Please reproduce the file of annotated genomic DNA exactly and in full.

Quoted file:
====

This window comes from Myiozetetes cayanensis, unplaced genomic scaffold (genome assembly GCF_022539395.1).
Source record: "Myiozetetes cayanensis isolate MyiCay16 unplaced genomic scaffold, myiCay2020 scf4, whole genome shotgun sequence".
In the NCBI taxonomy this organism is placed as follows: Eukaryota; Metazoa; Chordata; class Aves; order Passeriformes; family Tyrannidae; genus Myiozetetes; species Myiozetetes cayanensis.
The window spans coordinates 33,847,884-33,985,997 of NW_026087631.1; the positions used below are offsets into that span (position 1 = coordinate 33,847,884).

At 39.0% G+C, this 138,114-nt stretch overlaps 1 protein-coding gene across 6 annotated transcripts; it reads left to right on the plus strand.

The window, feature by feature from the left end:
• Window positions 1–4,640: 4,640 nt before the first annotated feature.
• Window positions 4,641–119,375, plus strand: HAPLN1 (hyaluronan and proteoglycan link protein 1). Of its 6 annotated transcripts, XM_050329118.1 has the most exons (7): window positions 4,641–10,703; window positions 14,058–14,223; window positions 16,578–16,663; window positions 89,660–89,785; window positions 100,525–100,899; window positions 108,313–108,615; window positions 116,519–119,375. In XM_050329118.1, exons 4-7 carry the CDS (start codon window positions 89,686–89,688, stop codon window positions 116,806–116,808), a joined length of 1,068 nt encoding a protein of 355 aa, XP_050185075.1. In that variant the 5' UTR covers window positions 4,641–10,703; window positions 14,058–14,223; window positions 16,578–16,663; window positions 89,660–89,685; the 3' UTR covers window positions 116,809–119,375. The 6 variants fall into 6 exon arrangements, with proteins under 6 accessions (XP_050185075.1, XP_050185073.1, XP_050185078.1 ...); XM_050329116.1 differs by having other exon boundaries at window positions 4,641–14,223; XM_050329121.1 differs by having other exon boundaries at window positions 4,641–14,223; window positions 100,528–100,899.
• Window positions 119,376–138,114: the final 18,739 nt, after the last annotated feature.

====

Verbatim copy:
This window comes from Myiozetetes cayanensis, unplaced genomic scaffold (genome assembly GCF_022539395.1).
Source record: "Myiozetetes cayanensis isolate MyiCay16 unplaced genomic scaffold, myiCay2020 scf4, whole genome shotgun sequence".
In the NCBI taxonomy this organism is placed as follows: Eukaryota; Metazoa; Chordata; class Aves; order Passeriformes; family Tyrannidae; genus Myiozetetes; species Myiozetetes cayanensis.
The window spans coordinates 33,847,884-33,985,997 of NW_026087631.1; the positions used below are offsets into that span (position 1 = coordinate 33,847,884).

At 39.0% G+C, this 138,114-nt stretch overlaps 1 protein-coding gene across 6 annotated transcripts; it reads left to right on the plus strand.

The window, feature by feature from the left end:
• Window positions 1–4,640: 4,640 nt before the first annotated feature.
• Window positions 4,641–119,375, plus strand: HAPLN1 (hyaluronan and proteoglycan link protein 1). Of its 6 annotated transcripts, XM_050329118.1 has the most exons (7): window positions 4,641–10,703; window positions 14,058–14,223; window positions 16,578–16,663; window positions 89,660–89,785; window positions 100,525–100,899; window positions 108,313–108,615; window positions 116,519–119,375. In XM_050329118.1, exons 4-7 carry the CDS (start codon window positions 89,686–89,688, stop codon window positions 116,806–116,808), a joined length of 1,068 nt encoding a protein of 355 aa, XP_050185075.1. In that variant the 5' UTR covers window positions 4,641–10,703; window positions 14,058–14,223; window positions 16,578–16,663; window positions 89,660–89,685; the 3' UTR covers window positions 116,809–119,375. The 6 variants fall into 6 exon arrangements, with proteins under 6 accessions (XP_050185075.1, XP_050185073.1, XP_050185078.1 ...); XM_050329116.1 differs by having other exon boundaries at window positions 4,641–14,223; XM_050329121.1 differs by having other exon boundaries at window positions 4,641–14,223; window positions 100,528–100,899.
• Window positions 119,376–138,114: the final 18,739 nt, after the last annotated feature.